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Author Topic: Nieuport 11 Bebe - Build  (Read 28777 times)
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Rich Moore
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« Reply #425 on: March 12, 2017, 06:50:01 PM »

Wings next for covering, but I keep finding reasons to put it off. I've just spent a bit of time adding some slots for the struts to engage with. Upper wing now has a 10mm balsa strip on wing underside from le to aileron break and is laminated to hold the undercamber. The lower wing gets away with a 6mm wide strip (to the upper surface of the wing - obvs), as it edges onto a rib. I still need to add some sheet reinforcement to the lower wing root bay to prevent damage here. Then I just need to do it. I'll use the contact adhesive for the wings. This model will look odd covered in clear film.

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Rich Moore
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« Reply #426 on: March 13, 2017, 05:29:10 PM »

One of my wheels just fell down the back of the fridge. Not the easiest of places to get to and it's a bit grubby back there, but with a bit of poking around with a length of carbon fibre tubing, I got it out - phew!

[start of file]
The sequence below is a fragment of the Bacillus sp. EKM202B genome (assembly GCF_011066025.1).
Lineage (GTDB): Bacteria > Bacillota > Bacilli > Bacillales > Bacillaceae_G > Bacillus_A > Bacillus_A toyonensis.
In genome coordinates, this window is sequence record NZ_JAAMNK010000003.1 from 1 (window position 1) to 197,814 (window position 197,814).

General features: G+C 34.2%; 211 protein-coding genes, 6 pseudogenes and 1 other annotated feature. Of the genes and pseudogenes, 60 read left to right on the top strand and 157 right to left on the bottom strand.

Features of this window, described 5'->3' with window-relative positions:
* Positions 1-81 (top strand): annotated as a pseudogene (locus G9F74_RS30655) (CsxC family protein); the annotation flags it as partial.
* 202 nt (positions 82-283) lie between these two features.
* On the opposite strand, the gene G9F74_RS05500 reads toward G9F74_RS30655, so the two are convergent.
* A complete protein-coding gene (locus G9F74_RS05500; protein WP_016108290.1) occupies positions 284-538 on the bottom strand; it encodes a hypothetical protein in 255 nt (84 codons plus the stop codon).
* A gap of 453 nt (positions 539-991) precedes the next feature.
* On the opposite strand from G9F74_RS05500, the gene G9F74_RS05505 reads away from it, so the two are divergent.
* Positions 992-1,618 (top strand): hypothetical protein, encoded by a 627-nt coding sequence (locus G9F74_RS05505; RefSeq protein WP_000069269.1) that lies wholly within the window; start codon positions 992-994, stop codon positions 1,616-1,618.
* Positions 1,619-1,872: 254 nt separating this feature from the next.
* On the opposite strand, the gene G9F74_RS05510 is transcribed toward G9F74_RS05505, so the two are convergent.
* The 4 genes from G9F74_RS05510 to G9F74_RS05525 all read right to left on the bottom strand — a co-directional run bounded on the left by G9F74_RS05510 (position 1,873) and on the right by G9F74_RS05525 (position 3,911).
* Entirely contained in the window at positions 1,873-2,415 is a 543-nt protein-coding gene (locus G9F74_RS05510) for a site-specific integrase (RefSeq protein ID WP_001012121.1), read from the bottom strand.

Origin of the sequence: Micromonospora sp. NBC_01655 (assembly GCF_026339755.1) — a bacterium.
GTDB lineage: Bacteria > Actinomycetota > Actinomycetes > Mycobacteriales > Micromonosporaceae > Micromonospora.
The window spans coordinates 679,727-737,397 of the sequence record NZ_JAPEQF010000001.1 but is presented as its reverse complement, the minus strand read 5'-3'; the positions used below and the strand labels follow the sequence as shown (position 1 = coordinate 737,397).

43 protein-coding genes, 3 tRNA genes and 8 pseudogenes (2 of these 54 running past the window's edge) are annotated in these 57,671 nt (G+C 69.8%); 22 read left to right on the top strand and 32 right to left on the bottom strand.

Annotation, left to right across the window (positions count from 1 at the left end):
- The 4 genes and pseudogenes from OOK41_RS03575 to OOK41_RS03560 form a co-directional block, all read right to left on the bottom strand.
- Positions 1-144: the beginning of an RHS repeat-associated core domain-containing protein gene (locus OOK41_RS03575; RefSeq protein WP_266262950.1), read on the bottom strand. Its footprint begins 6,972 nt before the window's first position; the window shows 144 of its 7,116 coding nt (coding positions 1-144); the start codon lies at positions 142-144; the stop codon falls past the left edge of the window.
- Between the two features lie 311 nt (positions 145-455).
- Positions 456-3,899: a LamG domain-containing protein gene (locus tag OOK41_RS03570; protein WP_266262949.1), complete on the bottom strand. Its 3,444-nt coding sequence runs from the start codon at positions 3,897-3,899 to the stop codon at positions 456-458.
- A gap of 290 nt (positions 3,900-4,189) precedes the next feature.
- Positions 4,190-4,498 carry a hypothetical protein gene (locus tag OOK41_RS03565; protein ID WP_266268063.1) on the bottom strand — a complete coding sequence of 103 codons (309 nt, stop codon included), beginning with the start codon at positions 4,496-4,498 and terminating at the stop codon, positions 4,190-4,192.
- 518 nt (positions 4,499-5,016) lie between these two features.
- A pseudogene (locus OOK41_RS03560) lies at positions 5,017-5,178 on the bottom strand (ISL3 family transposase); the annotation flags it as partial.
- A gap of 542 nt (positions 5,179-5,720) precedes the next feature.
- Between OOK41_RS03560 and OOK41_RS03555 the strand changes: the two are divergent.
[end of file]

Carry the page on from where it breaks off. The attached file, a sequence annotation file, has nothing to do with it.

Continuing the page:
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Rich Moore
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« Reply #427 on: March 14, 2017, 01:39:17 PM »

In the past, I've made the flying prop to the scale diameter. On this one, I'm thinking to increase the prop to 15", using the attached blank proportions. This blank gives a blade angle of 33.77 degrees at 75% radius from the centre, which, according to a chart I have (Hepcat's, I think) would give it a pitch/ diameter ratio of about 1.55, which is coarser than I normally make them. Does this sound like a good idea - please shout at me if not.
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ironmike
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« Reply #428 on: March 16, 2017, 11:16:35 AM »

Rich
My experience flying the DR-1 is that your
pitch may be a bit much. Prop on my buddies
Dr-1 is around 1:1
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vintagemike
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« Reply #429 on: March 16, 2017, 02:04:38 PM »

That prop block looks suspiciously like a certain Mr Hipperson,s Senator prop blank to me, definitely a bit high on pitch for what you want
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billdennis747
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« Reply #430 on: March 16, 2017, 02:43:28 PM »

I agree. I used that block on my Jungmann and it wasn't very good:
https://www.youtube.com/watch?v=7gGRqfjDPIc
Things improved greatly with a plastic prop of lower pitch
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Rich Moore
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« Reply #431 on: March 16, 2017, 03:40:24 PM »